Sure enough, just as I had thought, these big black ants had some sort of golden fuzz on the tops of their heads, middle and end parts. Feeling relatively safe, I began to poke around their hole with my walking/spider-web-clearing stick.

Pretty soon there were quite a few of these golden ants coming out of the hole and racing around. But they’re just ants, not even flying ants, and worst come to worst, I could just step on them and walk away.

Then out comes the Cyclops of the golden haired ants. Same species, I guess, but he’s got a head that’s three times the size of any of the rest.

He’s up my walking stick before I can blink, and slices the end of my thumb with his razor blade mandible. I drop my stick, start jumping around, and run off about 20 feet away.

Next day, like captain what’s-his-name, I go back looking for the great white whale. I capture him in a plastic sample bottle and take him back to my insect trophy collection.

Unlike all the other creatures I’ve chloroformed and glued to a piece of cardboard, including a Black Widow spider I found under the “dining room” table, this guy comes back to life, after a double dose.

I used five-minute epoxy to glue him and now he’s struggling to free his legs from the cardboard and the resin hasn’t set completely. I practically drowned him in the chloroform, but he just won’t die.

I trim the cardboard with him on it and put the whole thing back in a sample bottle with plenty of choroform and leave him there all night.

It’s been 15 years now and I’ve still got him. I should have just left him in the bush, but I knew no one back in Canada would have believed me when I told them about the golden ants. I’m sure Sindbad had the same problem with his stories.
 

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November 23, 2005

Fractal Morrisseau

Swimming to Mars


Download parameter file mars01.loo

For years a colorful painting of a fish hung on the wall in my parent’s dining room. I grew up with this mysterious creature with colorful x-ray organs watching every meal.

I forget how they came to own it. My dad, one of the few doctors in the town of Dryden to make indian patients feel welcome, might have been given it as a gift from one of them.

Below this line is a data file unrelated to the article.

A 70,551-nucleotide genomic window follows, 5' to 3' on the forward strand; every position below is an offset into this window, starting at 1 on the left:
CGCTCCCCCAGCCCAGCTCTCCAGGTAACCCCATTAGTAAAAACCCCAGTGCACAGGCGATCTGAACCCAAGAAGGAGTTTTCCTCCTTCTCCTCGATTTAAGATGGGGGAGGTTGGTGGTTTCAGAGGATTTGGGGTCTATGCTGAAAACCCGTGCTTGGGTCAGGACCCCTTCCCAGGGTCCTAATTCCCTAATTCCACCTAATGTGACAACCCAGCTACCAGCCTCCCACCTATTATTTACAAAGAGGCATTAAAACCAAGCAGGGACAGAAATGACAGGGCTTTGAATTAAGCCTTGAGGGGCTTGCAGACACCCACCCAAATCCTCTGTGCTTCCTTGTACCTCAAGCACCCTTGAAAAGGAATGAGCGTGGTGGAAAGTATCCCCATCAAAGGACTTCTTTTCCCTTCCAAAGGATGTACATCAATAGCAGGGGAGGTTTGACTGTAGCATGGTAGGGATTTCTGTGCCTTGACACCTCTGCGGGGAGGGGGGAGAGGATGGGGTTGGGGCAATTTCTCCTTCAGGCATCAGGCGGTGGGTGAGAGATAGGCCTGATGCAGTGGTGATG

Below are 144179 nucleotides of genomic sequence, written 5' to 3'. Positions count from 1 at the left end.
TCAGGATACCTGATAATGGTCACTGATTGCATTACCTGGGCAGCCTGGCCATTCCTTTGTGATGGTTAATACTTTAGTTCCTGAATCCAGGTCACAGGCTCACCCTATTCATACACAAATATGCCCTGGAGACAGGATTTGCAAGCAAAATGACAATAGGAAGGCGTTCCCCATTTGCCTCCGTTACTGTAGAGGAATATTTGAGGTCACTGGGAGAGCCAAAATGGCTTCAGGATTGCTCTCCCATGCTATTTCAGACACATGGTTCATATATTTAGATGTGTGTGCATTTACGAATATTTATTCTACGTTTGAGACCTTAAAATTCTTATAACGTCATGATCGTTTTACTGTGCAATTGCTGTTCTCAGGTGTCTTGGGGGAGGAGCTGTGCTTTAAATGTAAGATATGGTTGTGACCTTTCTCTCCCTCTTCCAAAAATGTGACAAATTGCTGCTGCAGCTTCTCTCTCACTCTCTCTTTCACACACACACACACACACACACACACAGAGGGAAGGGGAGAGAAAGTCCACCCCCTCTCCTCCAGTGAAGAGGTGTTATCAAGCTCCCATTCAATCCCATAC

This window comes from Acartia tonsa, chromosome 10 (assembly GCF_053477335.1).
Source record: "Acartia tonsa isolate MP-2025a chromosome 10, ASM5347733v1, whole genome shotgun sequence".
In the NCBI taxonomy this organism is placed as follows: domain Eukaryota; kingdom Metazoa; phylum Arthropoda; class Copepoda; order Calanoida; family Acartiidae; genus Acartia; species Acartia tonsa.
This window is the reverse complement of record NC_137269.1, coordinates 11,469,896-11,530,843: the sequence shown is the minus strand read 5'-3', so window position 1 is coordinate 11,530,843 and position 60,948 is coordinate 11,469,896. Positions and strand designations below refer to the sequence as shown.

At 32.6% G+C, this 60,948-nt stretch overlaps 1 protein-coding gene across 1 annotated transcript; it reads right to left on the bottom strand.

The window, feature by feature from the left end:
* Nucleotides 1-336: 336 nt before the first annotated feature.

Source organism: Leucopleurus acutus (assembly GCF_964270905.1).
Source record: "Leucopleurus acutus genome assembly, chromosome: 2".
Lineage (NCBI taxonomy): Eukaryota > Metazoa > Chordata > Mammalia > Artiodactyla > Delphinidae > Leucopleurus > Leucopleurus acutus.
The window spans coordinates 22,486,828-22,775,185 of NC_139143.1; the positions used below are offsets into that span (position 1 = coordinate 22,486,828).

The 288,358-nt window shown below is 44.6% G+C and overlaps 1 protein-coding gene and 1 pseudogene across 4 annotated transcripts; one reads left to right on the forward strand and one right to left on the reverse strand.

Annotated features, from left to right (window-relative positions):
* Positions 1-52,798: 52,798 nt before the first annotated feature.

It’s painted and signed by Norval Morrisseau. People will make a big deal about him being an indian, or native, as they say today, but really he’s just another great artist.

There’s a nice slide show of some of his work at londongalleries.ca where you can judge for yourself if it has any resemblance to my fractal displayed here.

Yeah, they’ve got fancy little folk tales to go with all the paintings, but that’s just for the tourists. Like most artists, he painted the things which interested him.

I remember reading in a Carlos Castaneda book where Don Juan was talking about his Yaqui indian parents. He said his only regret was that his parents didn’t discover that in addition to being indians they were also men.

They belonged to a sub-group, but they also belonged the larger group which encompasses all people, and therefore shared in the characteristics and abilities that all human beings have.

I’m a white man and Mr. Morrisseau’s an indian, but I claim him as one of my own.
 

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November 22, 2005

Glowing pyramid of power

Crashing surf of cosmic rays. Electro-frying crackling haze. Pounding pulsar shaking wave. It’s full of stars, says Dave.


Download parameter file pyramid.xpf

I don’t know if you’ve seen the garbage remake or sequel to 2001: A Space Odyssey. 2010, I think it is.

There’s nothing good about the movie. Although, I should be careful, I saw it like 20 years ago and I’m famous for mixing up movies and creating recombinant memories.

It doesn’t much matter since there’s only one good scene to the movie. At the end, someone, or maybe more than one, goes over into the monolith, exclaiming, cryptically, “It’s full of stars!”

Or something to that effect. Which brings me to my main point that at least the makers of the garbage sequel had the brains not to mess with Kubrick’s surreal and cryptic utterance by Dave (or whoever the last guy left alive was called).